By The End Of Middle Childhood, The Capacity Of Long-Term Memory Is Immeasurably Improved
By the end of middle childhood, typically ranging from 6 to 12 years of age, the capacity of long-term memory has grown immensely. This development is especially important for learning in school and other cognitive tasks in life. Research has shown that this growth in the capacity of long-term memory is due to an increase in the number of cognitive abilities that allow us to recall and store information over longer periods of time.
Neural Connections and Memory
Neural connections in the brain are responsible for long-term memory. As we age, more neural connections are formed, allowing us to store greater amounts of information, as well as recall it more quickly. The development of the hippocampus, an area of the brain involved in the formation of new episodes of memory, is especially important in the formation of long-term memories.
Cognitive Processes and Memory
Not only are our brains capable of forming and storing more memories in middle childhood, but there is also increased cognitive processing associated with memory formation. Research has shown that as we age, our ability to use imagery to recall information increases. We are also capable of using our imagination and creating mental images to remember facts and concepts. These cognitive processes help to create more meaningful memories.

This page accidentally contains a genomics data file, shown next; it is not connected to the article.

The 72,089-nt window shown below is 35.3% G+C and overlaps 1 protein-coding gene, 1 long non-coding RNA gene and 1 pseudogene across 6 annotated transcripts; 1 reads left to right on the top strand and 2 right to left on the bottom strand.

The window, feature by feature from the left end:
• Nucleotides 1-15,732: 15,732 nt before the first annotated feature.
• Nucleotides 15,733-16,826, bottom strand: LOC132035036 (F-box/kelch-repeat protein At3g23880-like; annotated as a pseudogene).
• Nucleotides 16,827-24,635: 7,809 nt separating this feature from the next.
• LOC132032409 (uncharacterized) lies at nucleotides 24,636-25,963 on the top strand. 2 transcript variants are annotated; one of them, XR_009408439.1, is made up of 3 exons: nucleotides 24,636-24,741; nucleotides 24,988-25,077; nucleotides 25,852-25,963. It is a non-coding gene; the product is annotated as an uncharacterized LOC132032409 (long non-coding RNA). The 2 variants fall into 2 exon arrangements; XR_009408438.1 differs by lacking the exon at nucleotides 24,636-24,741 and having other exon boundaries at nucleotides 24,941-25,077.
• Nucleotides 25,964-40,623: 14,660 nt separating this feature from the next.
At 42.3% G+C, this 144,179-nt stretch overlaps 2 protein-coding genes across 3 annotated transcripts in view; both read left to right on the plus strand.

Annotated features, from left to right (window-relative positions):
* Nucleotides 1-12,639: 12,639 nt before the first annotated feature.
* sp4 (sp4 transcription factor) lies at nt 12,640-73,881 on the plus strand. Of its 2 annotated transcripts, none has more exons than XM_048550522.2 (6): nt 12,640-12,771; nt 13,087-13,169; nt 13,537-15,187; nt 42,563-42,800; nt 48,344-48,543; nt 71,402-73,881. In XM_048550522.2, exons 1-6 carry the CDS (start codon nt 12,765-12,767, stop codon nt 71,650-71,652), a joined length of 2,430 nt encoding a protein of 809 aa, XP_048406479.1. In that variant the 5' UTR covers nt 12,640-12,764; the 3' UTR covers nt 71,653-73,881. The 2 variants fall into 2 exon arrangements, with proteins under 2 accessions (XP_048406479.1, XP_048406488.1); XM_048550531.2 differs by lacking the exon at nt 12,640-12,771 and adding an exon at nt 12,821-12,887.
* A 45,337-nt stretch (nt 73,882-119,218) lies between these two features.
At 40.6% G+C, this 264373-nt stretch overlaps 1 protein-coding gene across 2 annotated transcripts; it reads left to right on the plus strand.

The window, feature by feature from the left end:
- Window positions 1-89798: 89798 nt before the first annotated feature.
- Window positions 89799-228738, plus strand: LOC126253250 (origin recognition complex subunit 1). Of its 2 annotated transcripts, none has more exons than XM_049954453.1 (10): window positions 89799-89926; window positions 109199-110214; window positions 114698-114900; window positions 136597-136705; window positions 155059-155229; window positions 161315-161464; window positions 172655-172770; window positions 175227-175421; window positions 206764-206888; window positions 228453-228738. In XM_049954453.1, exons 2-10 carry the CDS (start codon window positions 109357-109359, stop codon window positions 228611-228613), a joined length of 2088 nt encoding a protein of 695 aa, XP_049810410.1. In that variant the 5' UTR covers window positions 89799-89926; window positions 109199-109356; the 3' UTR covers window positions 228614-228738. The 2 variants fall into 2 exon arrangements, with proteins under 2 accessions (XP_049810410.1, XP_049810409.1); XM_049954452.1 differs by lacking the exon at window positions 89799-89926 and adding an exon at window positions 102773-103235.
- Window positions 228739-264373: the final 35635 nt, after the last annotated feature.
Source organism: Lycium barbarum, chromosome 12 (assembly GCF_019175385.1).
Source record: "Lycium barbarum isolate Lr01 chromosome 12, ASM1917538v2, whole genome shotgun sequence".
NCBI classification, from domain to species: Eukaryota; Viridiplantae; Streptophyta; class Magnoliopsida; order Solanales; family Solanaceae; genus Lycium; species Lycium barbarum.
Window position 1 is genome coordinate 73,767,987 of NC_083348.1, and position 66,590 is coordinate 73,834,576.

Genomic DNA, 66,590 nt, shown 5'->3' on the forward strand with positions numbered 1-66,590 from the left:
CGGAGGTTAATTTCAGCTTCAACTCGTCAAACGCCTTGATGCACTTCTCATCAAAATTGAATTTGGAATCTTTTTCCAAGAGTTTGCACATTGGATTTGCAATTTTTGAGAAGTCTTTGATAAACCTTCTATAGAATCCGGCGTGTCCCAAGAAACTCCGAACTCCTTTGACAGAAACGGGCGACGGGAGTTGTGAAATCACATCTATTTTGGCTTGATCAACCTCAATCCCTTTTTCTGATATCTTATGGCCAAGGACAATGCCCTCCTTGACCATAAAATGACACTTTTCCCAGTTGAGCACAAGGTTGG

By the end of middle childhood, the capacity of long-term memory has grown immensely. This development is due to the growth and increased sophistication of neural connections in the brain, as well as the development of cognitive processes which help us to more accurately retrieve information. This growth in long-term memory capacity is essential for success in school and other cognitive tasks.